Eat Colorful Fruits and Vegetables
These contain antioxidant vitamins and phytochemicals which prevent free radical damage. Artichokes and russet potatoes top the vegetable list; green, leafy vegetables are especially loaded with anti-oxidants. Spinach, broccoli, and tomatoes, in particular, contain alpha-lipoic acid which helps to reduce free radical damage to the brain cells. The carotenoids are a family of several hundred fat-soluble pigments found in yellow-orange and red fruits and vegetables, as well as green-leafy vegetables, which exert antioxidant activity. Berries, apples, plums, and cherries scored the highest antioxidant content among fruits, with wild blueberries being unsurpassed. Since many antioxidant phytochemicals work in synergy, it is generally better to get them from whole foods as opposed to supplements.
Replace Refined and Processed Grains with Whole Grains
Whole grains are valuable sources of antioxidants; they also provide necessary minerals, fiber, and protein. “Wheat flour” is not generally whole grain flour. So read labels carefully.
Substitute Legumes for Meat
Small red beans, red kidney beans, and pinto beans contain even more antioxidants than cultivated blueberries.
Eat an Ounce of Nuts Daily
Nuts, especially walnuts, not only provide vitamin E, but also have phytochemicals that exert antioxidant activity. Brazil nuts are rich in the trace mineral antioxidant selenium.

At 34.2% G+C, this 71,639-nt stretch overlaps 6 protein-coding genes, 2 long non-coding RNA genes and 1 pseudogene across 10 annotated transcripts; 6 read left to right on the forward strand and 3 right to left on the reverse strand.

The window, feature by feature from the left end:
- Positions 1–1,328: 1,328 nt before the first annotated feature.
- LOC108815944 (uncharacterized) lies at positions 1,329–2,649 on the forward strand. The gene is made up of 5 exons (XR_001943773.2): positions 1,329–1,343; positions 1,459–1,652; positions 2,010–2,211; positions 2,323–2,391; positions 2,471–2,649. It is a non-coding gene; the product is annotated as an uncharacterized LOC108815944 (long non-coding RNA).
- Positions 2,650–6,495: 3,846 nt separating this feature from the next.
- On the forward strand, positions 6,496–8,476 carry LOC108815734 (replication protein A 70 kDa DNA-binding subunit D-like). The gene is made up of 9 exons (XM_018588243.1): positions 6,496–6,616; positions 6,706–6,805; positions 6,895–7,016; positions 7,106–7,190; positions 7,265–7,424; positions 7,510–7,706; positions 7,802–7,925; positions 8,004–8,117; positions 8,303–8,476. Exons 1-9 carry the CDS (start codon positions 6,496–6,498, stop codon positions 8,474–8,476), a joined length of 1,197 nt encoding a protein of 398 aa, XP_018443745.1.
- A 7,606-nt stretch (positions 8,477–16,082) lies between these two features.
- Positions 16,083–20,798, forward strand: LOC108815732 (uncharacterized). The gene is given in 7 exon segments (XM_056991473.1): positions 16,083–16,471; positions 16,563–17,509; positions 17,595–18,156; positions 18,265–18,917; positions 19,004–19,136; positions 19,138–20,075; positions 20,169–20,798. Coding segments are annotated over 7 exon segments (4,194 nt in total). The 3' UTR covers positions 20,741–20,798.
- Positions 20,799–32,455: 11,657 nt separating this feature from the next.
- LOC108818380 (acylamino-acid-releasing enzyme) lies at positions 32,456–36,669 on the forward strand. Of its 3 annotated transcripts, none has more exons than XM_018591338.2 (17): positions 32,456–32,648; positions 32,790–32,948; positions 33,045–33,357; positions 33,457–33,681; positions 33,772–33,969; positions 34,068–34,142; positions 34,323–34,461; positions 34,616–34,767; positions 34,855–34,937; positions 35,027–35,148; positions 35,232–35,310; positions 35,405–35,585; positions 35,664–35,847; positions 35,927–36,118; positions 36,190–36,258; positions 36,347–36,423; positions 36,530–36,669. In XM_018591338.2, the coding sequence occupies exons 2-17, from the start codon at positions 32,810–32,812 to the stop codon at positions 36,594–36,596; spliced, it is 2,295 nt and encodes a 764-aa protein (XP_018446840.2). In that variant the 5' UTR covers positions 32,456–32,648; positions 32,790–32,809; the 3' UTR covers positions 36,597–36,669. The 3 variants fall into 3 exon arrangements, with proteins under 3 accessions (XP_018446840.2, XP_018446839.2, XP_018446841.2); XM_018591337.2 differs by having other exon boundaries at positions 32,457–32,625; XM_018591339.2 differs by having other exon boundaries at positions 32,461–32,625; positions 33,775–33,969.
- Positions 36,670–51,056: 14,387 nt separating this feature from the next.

Use Antioxidant-Rich Seasonings
Such as oregano, ginger, garlic, dill, thyme, mint, and onions. Curcumin in turmeric has been shown to exhibit both antioxidant and anti-inflammatory activities. Be sure to keep your herbs in dark containers, as exposure to light can destroy some of their healing phytochemicals.
Drink a Cup of Tea Daily
While we cannot recommend black or green tea because of its caffeine content, certain herbal teas are helpful. Rooibos (red bush) boosts the antioxidant defenses in the blood.
Use Honey Instead of Sugar
While sugar consumption depletes antioxidants and encourages inflammation, natural, unprocessed honey contains antioxidants and combats inflammation. In fact, it has over 100 antioxidant compounds! Since honey is a concentrated food, use it judiciously.
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Vinson, JA, et al., Nuts, especially walnuts, have both antioxidant quantity and efficacy and exhibit significant potential health benefits. Food Funct. 2012 Feb;3(2):134-40.
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Disclaimer: The information in this article is educational and general in nature. Neither Wildwood Lifestyle Center, its entities, nor author intend this article as a substitute for medical diagnosis, counsel, or treatment by a qualified health professional.